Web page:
Access to programs also tended to be restricted to prisoners who had been sentenced and who were serving a minimum sentence. Such restrictions are justified based on the premise that people should not be undertaking programs until there has been a finding of guilty and based on the practical realities of delivering programs … Many prisoners also spend less than six months in prison and are often released without addressing their rehabilitation needs. As rehabilitation takes time, it becomes increasingly difficult to rehabilitate prisoner who have complex needs by addressing their offending behaviour in short time frames.[39]

9.22     By contrast, the Victorian Aboriginal Legal Service (VALS) noted:

prisoners on remand and serving short sentences face the same disruption as those serving longer sentences and require the same level of support and rehabilitation services as those serving longer sentences. Unless people held on remand and serving short sentences are provided with access to positive programs their detention is a purely punitive experience that compounds their disadvantage and increases their likelihood of reoffending.[40]

9.23     In recognition of the failure to deliver programs across all prisoner groups, states and territories are beginning to focus on the remand population as well as prisoners serving short sentences. For example, in the ACT the majority of cultural programs and some offence-based programs have been made available to prisoners on remand, including female Aboriginal and Torres Strait Islander remandees.[41] The ACT’s Standard Guidelines for Corrections in Australia (2012) states that the ‘treatment of remand prisoners should not be less favourable than that of sentenced prisoners.’[42]

9.24     In September 2017, Corrective Services NSW established 10 ‘High Intensity Program Units’ for prisoners to attend upon where they are serving sentences of six months or less[43] because ‘these inmates tend to reoffend at higher rates than those with longer sentences’.[44] These facilities ‘focus on delivering rehabilitation services and programs and enhanced release planning’ to these prisoners. Two units—operating in Wellington and the Mid-North Coast—are specifically for ‘short sentenced Aboriginal inmates’.[45] The programs at these facilities have a ‘strong emphasis’ on education and employment preparation, supported by ‘targeted cultural support and traditional knowledge for Aboriginal inmates’, including a two week ‘cultural strengthening program’ and participation by local community Elders. Two facilities operating over three locations deliver programs and services tailored for female prisoners, using a trauma-informed framework, with a particular focus on returning to secure and safe accommodation.[46]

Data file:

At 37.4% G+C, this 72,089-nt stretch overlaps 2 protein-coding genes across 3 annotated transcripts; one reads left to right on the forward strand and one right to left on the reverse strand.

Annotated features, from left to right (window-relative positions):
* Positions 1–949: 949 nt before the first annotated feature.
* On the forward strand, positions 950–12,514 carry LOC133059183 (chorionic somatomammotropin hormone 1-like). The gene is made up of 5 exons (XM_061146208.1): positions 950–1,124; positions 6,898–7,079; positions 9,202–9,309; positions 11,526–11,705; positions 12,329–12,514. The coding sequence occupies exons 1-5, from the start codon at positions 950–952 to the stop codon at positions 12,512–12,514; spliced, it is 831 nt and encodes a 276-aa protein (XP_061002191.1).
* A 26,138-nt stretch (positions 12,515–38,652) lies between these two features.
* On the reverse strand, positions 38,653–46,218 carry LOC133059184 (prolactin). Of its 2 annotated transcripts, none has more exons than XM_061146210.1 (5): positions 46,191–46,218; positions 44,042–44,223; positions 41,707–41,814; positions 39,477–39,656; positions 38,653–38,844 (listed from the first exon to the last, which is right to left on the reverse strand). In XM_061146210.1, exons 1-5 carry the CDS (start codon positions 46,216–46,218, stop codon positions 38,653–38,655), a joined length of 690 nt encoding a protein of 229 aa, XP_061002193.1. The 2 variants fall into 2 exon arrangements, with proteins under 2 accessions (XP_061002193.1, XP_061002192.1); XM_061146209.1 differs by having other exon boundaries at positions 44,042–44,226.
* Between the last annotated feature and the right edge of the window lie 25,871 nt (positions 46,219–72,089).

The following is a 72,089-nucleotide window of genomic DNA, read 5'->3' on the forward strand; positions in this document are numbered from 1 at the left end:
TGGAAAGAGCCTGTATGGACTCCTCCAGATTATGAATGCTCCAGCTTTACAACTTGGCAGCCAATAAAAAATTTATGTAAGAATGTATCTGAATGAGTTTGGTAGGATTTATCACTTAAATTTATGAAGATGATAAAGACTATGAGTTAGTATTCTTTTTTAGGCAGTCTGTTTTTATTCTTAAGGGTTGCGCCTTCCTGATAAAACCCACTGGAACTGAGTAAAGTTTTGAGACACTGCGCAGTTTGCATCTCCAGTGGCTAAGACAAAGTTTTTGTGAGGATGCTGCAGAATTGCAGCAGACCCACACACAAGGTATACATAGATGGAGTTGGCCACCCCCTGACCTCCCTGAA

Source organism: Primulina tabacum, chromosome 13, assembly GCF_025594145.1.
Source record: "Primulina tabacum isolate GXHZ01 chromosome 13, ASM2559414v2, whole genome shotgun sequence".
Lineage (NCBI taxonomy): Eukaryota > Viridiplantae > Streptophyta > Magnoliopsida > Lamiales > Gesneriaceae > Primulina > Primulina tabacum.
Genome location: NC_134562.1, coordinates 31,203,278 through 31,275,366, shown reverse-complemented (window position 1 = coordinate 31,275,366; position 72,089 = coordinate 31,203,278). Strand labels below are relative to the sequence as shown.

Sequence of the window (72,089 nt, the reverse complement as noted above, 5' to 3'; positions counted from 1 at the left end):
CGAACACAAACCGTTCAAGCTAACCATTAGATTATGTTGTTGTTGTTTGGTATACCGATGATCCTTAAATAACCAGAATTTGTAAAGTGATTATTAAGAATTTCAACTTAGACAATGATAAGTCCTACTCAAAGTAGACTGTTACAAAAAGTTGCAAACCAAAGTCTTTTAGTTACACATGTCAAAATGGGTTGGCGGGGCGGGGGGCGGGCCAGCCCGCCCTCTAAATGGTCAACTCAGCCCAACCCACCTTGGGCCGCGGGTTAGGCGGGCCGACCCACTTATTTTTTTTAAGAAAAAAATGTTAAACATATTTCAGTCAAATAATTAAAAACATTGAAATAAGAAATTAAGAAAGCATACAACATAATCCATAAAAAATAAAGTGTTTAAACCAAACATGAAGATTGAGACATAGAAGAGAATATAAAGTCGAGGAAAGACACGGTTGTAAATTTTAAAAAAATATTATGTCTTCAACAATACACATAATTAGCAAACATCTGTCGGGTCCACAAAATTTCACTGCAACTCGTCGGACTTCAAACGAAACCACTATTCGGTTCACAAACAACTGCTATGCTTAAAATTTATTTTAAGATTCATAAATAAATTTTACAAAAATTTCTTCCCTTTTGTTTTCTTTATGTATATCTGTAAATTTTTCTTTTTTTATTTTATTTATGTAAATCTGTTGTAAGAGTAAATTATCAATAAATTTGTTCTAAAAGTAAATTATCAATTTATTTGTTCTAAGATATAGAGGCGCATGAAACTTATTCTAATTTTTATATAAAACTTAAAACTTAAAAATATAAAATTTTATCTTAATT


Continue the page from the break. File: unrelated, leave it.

9.25     In 2016, the South Australian Government released a policy that aimed to decrease reoffending rates by 10% by 2020. This comprised six strategies, including to prioritise developing programs for women, prisoners on short sentences and individuals on remand, and ensuring that targeted and culturally appropriate services and programs are available to Aboriginal offenders.[47] This policy was based on the recommendations of the Strategic Policy Panel Report.[48] The SA government has committed to implementing these by mid-2018 and to evaluate these by 2020.[49]

9.26     The Efficacy, Accessibility and Adequacy of Prison Rehabilitation Programs for Indigenous Offenders across Australia Report recommended, among other things, that programs be developed for Aboriginal and Torres Strait Islander prisoners sentenced to less than six months imprisonment. The Report noted that there are limitations to the effectiveness of such programs stating that, ‘by their nature, those programs will be limited’. The Report also recommended ‘investigating’ the possibility of extending throughcare to short-term prisoners, and that attention should be given to the development of appropriate rehabilitation programs for remandees.[50]

9.27     The majority of stakeholders supported the recommendation that corrective services in each state and territory develop culturally appropriate prison programs for Aboriginal and Torres Strait Islander prisoners on remand or serving a short sentence.[51] Stakeholders described some of the issues that followed from remandees and those on short sentences not having access to prison programs. Of particular concern was the likelihood of reoffending, which was compounded by limited access to parole for prisoners who had not completed programs.[52] Further, when granted parole, such prisoners are likely to leave prison unsupervised without any further skills or understanding of their criminal conduct.[53] This problem was highlighted by the Law Council of Australia, who submitted with regard to the lack of remand programs in SA that: